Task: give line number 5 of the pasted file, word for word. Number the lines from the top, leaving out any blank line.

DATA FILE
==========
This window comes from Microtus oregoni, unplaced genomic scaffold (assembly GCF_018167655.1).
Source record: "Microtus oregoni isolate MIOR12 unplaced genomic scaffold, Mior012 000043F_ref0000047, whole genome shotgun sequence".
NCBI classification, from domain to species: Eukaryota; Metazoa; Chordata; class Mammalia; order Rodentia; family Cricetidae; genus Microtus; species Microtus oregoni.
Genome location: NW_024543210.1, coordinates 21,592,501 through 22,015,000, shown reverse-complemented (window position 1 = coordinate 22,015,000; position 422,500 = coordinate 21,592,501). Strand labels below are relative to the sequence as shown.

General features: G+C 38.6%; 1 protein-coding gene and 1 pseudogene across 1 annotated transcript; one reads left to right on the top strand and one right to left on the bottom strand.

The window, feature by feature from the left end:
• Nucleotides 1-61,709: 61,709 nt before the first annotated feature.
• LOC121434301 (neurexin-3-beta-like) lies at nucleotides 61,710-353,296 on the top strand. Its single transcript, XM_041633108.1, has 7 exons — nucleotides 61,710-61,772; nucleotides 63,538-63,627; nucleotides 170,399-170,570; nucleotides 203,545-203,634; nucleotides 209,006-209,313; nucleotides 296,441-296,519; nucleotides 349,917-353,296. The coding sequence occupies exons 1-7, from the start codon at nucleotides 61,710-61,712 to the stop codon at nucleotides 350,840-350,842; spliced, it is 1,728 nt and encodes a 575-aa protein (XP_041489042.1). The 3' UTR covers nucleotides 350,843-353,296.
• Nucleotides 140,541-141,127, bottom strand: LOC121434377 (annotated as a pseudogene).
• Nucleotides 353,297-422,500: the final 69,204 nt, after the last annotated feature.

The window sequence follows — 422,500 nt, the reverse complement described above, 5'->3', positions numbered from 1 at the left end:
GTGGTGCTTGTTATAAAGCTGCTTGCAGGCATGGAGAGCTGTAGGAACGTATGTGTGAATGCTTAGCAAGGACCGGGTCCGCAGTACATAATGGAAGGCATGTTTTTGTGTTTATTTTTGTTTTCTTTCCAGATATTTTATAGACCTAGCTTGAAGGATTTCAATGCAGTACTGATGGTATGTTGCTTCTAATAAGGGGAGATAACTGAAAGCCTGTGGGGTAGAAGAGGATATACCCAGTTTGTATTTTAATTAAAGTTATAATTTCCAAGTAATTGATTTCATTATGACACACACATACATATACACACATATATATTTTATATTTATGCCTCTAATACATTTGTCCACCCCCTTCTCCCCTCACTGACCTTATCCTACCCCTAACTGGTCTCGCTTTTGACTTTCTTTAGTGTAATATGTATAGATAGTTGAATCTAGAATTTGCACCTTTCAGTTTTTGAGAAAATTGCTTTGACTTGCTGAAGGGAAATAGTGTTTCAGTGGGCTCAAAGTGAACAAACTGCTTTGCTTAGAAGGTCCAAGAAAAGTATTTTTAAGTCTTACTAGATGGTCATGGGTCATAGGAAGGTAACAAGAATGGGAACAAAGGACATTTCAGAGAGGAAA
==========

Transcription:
General features: G+C 38.6%; 1 protein-coding gene and 1 pseudogene across 1 annotated transcript; one reads left to right on the top strand and one right to left on the bottom strand.